Made me wonder how things were going at St. Mark’s in Evanston. Can any readers report on how things stand there? I hope things are coming along well.

Last weekend I went to Phoenix, Arizona, for my aunt’s 90th birthday party. This is my mother’s last sibling and the only other one who came to America. The party was great, and I loved hearing plenty of stories from my aunt about the old country and what it was like coming to New York in the late 1940s. My aunt, happily, is very alert and capable, and still has her sunny demeanor and great sense of humor.

One highlight, for her more than for me, was Mass. We went to her parish church, and this was her first trip to Mass in several months. Her parish had recently built a new building (growing suburban parish) which she had not yet seen but was anxious to see. Auntie gets around in a motorized scooter and simply can’t make it to Mass on her own. A dear and conscientious shirt-tail relative takes her occasionally, but, that’s life when you have limited mobility.

The Mass began with handshaking, and had all that stirring show-tune music–it stirs up strong feelings–that we love so much. I am not writing to complain, except maybe about my own proclivity to complain. My aunt was soooo happy to *be there* at Mass, and not just to watch it on TV. She thanked me several times for taking her, but of course it was a privilege for me.

Just going to Mass with someone who wants to go but cannot very often really gave me a little spiritual insight into how lucky we are. We are obligated to go weekly, and for some it is a real trial to attend a groovy modern liturgy. But to think about not being able to go to Mass very often…just made me fell lucky (blessed, really) to live within walking distance of three churches.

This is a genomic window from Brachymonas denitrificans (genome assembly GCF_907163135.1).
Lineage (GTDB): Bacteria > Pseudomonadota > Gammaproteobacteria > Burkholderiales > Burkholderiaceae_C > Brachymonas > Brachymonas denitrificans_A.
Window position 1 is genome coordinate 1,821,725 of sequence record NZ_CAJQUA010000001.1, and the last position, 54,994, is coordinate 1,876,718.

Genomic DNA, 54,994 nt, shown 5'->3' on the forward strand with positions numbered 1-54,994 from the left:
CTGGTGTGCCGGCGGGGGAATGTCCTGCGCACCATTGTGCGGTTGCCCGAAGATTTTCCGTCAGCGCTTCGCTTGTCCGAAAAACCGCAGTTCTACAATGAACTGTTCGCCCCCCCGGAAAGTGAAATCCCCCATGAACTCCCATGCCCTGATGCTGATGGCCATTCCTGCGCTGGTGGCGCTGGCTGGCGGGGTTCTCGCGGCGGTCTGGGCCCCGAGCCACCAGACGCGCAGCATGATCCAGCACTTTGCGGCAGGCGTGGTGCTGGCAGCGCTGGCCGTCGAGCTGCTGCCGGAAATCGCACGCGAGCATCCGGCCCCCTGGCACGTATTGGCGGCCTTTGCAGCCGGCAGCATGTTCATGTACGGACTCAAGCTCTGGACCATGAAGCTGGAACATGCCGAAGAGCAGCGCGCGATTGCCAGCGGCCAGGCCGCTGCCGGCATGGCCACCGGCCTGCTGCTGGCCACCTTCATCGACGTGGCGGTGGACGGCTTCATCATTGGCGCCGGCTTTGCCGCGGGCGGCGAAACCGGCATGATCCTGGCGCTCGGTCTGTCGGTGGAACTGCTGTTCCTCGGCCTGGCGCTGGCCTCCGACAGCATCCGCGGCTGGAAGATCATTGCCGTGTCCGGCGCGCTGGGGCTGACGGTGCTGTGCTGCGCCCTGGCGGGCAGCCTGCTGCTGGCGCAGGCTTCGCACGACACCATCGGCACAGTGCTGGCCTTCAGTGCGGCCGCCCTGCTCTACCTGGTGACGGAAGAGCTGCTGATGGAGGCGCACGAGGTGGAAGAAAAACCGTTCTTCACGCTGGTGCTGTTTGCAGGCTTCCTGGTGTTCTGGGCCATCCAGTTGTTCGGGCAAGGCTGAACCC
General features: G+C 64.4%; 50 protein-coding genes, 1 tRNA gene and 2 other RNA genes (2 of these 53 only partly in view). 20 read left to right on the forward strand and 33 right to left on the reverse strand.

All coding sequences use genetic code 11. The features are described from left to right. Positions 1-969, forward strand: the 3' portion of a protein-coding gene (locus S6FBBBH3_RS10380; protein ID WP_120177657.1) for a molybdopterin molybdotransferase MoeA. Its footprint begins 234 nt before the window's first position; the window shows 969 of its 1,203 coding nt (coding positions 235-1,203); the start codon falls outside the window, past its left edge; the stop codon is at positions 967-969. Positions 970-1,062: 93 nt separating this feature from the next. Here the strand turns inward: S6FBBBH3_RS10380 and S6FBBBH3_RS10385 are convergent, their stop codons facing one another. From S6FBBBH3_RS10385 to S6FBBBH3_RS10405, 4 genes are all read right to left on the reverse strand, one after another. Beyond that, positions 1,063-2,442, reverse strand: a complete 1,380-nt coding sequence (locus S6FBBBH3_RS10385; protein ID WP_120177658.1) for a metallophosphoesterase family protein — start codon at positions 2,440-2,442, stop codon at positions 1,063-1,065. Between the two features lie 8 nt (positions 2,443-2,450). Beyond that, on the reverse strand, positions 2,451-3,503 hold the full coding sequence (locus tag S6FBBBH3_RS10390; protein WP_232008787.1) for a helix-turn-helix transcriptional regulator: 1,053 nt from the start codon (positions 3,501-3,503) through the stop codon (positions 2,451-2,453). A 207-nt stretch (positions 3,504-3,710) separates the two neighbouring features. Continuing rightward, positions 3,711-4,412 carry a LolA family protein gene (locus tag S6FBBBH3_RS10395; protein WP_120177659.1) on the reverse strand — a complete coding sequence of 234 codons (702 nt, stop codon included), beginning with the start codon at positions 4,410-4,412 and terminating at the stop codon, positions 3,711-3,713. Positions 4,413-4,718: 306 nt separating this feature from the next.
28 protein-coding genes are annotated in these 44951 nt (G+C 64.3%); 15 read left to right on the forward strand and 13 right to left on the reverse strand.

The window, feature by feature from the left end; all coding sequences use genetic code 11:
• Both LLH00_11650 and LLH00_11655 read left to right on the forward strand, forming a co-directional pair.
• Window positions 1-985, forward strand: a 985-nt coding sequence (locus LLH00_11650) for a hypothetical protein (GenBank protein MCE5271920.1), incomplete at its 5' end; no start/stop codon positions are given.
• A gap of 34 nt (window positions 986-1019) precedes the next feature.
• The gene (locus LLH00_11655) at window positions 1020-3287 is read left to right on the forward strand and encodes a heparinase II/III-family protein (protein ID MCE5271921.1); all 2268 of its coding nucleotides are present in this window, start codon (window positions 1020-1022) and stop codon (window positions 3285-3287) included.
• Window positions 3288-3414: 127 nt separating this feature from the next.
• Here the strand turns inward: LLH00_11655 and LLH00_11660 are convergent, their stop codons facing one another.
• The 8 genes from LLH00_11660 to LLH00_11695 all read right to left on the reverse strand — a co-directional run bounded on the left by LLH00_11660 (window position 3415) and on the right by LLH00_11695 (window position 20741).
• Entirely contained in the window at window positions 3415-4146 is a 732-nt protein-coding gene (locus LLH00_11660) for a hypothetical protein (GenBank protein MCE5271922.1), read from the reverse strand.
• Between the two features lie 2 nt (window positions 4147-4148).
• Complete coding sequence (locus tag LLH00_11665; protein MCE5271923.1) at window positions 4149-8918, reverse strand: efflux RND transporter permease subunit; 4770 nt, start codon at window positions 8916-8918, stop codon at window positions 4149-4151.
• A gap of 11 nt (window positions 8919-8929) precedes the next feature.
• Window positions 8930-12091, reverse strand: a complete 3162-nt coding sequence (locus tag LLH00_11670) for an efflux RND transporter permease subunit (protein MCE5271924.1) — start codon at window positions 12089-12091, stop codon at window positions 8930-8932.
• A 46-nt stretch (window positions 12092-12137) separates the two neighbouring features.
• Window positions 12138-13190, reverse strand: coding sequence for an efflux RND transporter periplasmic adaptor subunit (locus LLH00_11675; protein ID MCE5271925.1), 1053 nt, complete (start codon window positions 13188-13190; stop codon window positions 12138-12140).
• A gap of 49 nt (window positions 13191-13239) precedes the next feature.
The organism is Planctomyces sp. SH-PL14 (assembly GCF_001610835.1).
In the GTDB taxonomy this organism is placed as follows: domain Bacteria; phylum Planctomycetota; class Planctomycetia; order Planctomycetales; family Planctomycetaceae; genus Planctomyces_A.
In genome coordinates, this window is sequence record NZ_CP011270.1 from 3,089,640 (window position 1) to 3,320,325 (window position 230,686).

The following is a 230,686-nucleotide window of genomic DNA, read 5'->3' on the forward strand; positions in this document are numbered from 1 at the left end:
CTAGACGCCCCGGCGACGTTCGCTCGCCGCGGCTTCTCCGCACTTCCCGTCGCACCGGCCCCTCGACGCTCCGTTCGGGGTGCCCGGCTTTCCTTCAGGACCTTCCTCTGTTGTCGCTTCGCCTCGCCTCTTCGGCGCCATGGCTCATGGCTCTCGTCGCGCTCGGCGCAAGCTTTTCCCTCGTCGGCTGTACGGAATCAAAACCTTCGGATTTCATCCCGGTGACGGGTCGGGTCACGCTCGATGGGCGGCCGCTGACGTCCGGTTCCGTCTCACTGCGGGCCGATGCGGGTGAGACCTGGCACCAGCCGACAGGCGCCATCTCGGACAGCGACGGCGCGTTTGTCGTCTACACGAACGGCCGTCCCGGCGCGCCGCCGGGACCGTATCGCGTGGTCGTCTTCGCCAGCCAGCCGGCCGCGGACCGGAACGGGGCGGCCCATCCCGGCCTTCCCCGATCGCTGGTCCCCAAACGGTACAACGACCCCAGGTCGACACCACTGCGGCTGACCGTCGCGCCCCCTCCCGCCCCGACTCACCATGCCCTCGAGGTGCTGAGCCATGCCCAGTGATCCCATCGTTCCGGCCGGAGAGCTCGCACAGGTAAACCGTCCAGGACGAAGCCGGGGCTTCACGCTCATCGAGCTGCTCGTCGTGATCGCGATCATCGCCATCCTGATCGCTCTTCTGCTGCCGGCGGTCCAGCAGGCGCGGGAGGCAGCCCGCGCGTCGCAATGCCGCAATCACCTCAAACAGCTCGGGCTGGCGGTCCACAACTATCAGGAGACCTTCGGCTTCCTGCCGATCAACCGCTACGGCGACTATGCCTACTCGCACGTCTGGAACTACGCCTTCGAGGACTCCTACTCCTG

Did anyone go to the Stand Up for Religious Freedom rally today?  I see on the SURF website they estimated 2,500 came to the event in Cinti.  They estimated 150 for here in Memphis; my wife and I looked around and thought it might be closer to 200.

The MC was a lobbyist of some sort from Nashville.  Speakers included a Catholic deacon, an Orthodox priest, a lady from a prolife pregnancy center, and a Muslim guy.  All hammered on the First Amendment problems with the HHS/Obamacare mandate.

I had been to prolife public events that involved prayer, and political events where we just listened to speakers.  The people at this “rally” seemed pretty reserved and polite–Southern, really.  Black and white, young and old, men and women, downtown workers and families from the ‘burbs.  A nice crowd, with a half dozen quiet, sign holding counterprotesters (“Birth control is health care”).  50 yards away were 3-4 tents with Occupy Memphis signs–don’t know where the people were.

Overall, very interesting.  I hope somebody gets the message.